Meditation in response to Proper 23, 21st Sunday after Pentecost, Year C
I know people like Samaritan Leper Number 10,
despite being among the innumerable despised,
putting thank you at the top of their vocabulary,
for the sun rising, moon glowing, worms crawling, bugs biting,
children hugging, also begging, adults arguing, politicians pointing,
dancers leaping, actors declaiming, movie stars posing,
thieves conniving, cops getting it right, even wrong
when we need to get angry about racism,
and lots of other ills we have yet to fix—still
all these are signs of life in God’s universe,
opportunities to celebrate creation
or to pray, confess, take responsibility for what
has gone wrong.
Gangs of today’s lepers wander our streets;
some claim them untouchables out of fear
they will rob or hurt them or because they look different.
Others know these modern Samaritans hurt too,
projecting toughness to disguise their pain,
so mothers and lovers will not give away truth
of their vulnerability to The Man who patrols
mean hard streets looking for trouble.
And then the sound of gunfire, was it police,
or was it another untouchable?
What if Jesus appeared, would they keep their distance
but call out, Jesus, Master, have mercy on us!
We don’t want to die, we don’t want to kill,
have mercy on us. Would Jesus send them
to local priest or pastor, would Jesus send them
to church to be judged, given a food bag,
sent on their way? Or would they be welcomed,
given a bath, new clothes, hope, an invitation
to come back next week for more of the same
and even more, a ride to a job interview,
chance to earn a GED, then community college,
visit to medical clinic, maybe even a hug?
And then, improbable as all this sounds,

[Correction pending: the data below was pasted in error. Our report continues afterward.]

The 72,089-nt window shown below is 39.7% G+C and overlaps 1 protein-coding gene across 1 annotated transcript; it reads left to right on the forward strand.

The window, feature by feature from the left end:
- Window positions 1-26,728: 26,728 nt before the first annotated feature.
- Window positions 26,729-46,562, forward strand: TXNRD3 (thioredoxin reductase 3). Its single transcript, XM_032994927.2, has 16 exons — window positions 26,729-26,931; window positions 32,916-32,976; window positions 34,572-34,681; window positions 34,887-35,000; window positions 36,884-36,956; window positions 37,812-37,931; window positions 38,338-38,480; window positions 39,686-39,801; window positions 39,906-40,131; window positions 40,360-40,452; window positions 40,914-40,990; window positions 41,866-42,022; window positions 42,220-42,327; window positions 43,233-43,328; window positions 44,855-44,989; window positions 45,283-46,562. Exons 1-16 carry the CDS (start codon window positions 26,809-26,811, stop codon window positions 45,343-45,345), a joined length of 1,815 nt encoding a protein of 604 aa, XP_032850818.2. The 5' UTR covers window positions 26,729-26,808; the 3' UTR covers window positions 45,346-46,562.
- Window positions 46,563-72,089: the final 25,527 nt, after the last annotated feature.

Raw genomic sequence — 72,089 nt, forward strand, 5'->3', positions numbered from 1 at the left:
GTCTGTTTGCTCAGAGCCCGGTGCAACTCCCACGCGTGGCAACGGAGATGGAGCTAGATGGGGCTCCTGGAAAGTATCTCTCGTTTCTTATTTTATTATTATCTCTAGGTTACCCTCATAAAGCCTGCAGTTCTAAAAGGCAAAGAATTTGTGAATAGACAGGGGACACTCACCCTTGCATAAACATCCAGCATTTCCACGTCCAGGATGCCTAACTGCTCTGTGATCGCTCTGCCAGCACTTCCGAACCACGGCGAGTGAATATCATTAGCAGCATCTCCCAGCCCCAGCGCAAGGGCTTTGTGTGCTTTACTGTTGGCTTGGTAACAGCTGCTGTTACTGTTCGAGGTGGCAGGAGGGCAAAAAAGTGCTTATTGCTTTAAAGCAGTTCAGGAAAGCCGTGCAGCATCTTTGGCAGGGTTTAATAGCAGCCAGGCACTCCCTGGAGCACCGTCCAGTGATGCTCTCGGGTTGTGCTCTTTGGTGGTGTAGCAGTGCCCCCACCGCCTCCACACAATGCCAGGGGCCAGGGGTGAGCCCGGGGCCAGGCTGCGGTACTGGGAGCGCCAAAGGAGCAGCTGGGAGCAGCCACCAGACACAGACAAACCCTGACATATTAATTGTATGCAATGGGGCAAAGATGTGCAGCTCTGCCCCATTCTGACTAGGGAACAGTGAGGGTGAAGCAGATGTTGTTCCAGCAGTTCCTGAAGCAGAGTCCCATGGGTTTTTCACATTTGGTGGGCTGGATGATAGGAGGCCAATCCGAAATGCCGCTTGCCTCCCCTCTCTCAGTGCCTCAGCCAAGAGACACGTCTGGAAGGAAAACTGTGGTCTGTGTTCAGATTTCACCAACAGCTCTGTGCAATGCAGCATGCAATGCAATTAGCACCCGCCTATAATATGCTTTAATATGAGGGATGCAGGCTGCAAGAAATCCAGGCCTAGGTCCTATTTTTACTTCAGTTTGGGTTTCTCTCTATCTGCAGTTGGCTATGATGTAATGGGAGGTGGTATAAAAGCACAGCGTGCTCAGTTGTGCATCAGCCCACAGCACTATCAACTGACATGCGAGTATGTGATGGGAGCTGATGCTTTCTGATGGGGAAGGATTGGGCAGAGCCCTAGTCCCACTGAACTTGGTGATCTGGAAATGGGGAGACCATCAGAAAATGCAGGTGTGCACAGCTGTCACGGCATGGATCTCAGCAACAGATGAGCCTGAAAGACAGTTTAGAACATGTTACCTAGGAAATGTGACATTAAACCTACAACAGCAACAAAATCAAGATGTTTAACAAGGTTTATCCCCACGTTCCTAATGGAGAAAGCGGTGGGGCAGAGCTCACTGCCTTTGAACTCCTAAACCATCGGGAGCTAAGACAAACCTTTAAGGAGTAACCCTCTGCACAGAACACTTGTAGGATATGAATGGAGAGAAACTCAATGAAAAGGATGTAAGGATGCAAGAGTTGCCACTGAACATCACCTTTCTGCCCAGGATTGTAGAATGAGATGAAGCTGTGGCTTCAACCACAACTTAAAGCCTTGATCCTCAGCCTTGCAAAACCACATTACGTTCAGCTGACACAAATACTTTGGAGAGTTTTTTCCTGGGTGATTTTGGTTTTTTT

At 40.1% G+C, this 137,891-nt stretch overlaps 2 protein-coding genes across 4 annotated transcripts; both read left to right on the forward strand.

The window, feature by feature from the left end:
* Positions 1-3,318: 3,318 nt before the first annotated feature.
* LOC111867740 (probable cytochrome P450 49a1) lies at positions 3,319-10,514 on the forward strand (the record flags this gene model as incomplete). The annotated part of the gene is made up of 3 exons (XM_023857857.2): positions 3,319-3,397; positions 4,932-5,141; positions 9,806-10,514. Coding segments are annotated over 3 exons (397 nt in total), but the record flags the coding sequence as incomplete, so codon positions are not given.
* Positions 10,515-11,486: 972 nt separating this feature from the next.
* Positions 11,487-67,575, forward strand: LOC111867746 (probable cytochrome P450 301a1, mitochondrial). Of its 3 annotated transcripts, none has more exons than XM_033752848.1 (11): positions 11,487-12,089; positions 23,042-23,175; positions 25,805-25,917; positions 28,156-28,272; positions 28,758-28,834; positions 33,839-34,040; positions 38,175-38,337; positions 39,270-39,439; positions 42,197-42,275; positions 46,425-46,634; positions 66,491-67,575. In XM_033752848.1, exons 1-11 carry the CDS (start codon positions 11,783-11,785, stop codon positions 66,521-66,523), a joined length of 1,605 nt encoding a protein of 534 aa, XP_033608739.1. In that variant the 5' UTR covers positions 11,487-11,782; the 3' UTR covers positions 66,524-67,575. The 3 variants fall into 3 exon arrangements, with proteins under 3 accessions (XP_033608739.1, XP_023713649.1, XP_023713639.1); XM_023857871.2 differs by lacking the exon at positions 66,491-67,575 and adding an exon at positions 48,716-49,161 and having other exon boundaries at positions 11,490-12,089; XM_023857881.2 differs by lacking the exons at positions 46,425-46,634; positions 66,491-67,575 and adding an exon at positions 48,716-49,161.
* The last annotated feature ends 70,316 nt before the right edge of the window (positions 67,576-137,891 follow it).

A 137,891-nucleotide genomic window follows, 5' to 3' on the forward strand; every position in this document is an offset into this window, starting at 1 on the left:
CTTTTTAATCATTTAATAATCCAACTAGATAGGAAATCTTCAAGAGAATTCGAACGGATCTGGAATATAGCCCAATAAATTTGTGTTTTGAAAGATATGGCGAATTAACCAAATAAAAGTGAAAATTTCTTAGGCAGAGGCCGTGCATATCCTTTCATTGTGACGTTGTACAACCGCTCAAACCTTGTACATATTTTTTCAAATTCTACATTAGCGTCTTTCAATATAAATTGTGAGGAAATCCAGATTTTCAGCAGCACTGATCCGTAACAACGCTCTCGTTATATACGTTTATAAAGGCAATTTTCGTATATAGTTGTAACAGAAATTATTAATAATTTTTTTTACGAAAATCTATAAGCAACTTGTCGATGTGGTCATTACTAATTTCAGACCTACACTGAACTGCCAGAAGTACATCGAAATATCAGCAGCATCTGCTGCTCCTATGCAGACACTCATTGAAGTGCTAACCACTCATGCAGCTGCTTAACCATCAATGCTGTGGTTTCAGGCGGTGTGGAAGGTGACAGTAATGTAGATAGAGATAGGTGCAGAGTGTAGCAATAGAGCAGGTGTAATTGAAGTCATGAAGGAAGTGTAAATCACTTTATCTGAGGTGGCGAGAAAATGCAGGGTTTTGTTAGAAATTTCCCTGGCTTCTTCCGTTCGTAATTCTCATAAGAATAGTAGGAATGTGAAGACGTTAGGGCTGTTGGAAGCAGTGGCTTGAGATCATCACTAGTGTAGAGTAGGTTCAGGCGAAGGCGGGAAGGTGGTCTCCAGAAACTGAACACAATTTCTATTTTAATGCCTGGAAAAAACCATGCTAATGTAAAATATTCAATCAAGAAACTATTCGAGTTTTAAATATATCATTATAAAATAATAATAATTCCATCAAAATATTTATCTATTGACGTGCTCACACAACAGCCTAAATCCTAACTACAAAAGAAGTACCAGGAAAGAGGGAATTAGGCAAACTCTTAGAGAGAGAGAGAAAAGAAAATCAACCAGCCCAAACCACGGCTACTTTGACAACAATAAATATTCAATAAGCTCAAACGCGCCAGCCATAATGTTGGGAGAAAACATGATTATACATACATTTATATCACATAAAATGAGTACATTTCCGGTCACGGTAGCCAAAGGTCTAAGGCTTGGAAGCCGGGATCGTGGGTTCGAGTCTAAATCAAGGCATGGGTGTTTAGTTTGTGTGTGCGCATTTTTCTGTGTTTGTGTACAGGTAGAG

would one come back to say thank you,
praise God—could they even believe
God is involved given the press God gets
these days—prostrate in gratitude,
ready to create a new life for themselves and others?
A miracle you say?
Well yes. Maybe it could happen,
maybe it would happen, for real,
if we centered ourselves
in faith that results in, and rests on, gratitude.
Then Jesus would say to us, get up, go your way,
your faith has made you well.
About this poem . . . Leprosy remains a significant health problem in some parts of the world, and in the United States several hundred contract the disease each year. It is now curable by a multi-year regimen of powerful antibiotics. Scholars are not certain that the biblical references to leprosy involve what we know as leprosy, or Hansen’s Disease, today. It may have been in ancient times also a reference to a number of skin conditions which were thought to convey impurity and contaminate the entire community, requiring the contaminated to stay a distance away from everyone else. There is another skin condition that too many among us fear yet today, one that is not curable by antibiotics—praise God—but the fear that infects can be undone by mercy, confession and full-throated justice.
©Robin Gorsline 2016 FaithfulPoetics.net